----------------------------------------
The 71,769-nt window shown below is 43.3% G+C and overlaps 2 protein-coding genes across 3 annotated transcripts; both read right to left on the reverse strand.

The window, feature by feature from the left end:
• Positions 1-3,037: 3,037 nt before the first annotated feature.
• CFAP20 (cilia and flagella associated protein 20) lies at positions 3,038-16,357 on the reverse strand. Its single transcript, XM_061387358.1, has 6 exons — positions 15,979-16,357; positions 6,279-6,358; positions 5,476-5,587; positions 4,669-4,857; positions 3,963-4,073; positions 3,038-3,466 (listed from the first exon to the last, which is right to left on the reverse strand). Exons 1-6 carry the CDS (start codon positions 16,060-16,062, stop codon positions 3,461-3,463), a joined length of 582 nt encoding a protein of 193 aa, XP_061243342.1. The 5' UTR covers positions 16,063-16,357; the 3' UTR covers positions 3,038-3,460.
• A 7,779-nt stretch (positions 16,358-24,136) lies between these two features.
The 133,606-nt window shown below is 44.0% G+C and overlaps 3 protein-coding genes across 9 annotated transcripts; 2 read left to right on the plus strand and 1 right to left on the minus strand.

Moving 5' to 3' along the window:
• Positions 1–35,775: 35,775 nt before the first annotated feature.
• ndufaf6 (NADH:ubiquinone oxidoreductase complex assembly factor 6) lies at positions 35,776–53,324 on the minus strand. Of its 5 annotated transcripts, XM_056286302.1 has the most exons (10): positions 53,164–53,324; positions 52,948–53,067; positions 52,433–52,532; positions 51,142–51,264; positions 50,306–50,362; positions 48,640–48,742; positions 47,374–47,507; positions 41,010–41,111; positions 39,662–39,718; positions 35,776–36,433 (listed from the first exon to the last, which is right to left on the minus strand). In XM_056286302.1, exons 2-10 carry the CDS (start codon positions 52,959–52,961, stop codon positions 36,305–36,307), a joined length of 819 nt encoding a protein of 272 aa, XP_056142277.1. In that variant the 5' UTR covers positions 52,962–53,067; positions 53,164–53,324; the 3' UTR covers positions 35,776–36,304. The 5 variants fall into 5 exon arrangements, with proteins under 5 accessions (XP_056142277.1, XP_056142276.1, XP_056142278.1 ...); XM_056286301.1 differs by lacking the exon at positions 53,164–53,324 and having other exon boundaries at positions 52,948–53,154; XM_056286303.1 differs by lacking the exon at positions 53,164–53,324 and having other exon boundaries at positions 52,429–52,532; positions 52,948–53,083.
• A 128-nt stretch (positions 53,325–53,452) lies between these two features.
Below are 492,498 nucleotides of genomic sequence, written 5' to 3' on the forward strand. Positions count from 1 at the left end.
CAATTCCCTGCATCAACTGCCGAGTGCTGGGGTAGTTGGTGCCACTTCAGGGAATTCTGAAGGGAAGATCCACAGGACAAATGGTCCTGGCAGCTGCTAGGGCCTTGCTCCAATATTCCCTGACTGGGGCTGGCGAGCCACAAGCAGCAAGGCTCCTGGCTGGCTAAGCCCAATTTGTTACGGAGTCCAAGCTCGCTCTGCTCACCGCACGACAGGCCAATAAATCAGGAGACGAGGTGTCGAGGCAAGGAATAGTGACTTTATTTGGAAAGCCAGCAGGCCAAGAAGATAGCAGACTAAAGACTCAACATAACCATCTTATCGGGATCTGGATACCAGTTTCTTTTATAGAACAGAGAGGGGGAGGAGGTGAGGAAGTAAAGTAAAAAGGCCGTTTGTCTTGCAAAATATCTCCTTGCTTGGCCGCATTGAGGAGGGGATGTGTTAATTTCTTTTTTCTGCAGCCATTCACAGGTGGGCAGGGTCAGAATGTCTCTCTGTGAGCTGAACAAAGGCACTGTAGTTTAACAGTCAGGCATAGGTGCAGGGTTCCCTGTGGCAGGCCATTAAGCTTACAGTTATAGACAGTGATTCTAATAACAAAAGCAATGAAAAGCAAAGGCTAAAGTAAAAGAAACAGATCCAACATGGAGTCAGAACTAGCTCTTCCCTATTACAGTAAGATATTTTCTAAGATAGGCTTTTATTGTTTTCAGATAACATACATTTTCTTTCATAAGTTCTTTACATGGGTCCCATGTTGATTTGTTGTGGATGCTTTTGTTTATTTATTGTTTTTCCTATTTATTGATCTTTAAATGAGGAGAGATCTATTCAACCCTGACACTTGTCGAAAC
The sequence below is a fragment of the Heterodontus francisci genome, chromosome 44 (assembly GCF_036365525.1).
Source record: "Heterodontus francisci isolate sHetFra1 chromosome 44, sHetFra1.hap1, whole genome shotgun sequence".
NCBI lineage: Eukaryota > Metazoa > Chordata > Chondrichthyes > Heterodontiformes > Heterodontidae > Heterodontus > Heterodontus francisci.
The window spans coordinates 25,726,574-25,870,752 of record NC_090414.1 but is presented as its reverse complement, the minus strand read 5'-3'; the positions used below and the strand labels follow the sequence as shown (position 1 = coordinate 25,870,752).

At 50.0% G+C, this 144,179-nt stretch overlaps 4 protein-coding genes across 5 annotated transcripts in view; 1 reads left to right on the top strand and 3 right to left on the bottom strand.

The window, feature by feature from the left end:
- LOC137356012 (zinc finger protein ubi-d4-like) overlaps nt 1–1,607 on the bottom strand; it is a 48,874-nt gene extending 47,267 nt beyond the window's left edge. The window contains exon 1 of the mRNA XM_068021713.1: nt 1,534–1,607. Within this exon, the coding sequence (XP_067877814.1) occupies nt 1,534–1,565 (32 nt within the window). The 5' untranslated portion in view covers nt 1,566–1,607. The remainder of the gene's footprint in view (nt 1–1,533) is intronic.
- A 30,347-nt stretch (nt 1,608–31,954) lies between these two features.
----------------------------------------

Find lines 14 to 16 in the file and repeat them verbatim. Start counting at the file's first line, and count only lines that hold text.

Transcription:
Source record: "Heterodontus francisci isolate sHetFra1 chromosome 44, sHetFra1.hap1, whole genome shotgun sequence".
NCBI lineage: Eukaryota > Metazoa > Chordata > Chondrichthyes > Heterodontiformes > Heterodontidae > Heterodontus > Heterodontus francisci.
The window spans coordinates 25,726,574-25,870,752 of record NC_090414.1 but is presented as its reverse complement, the minus strand read 5'-3'; the positions used below and the strand labels follow the sequence as shown (position 1 = coordinate 25,870,752).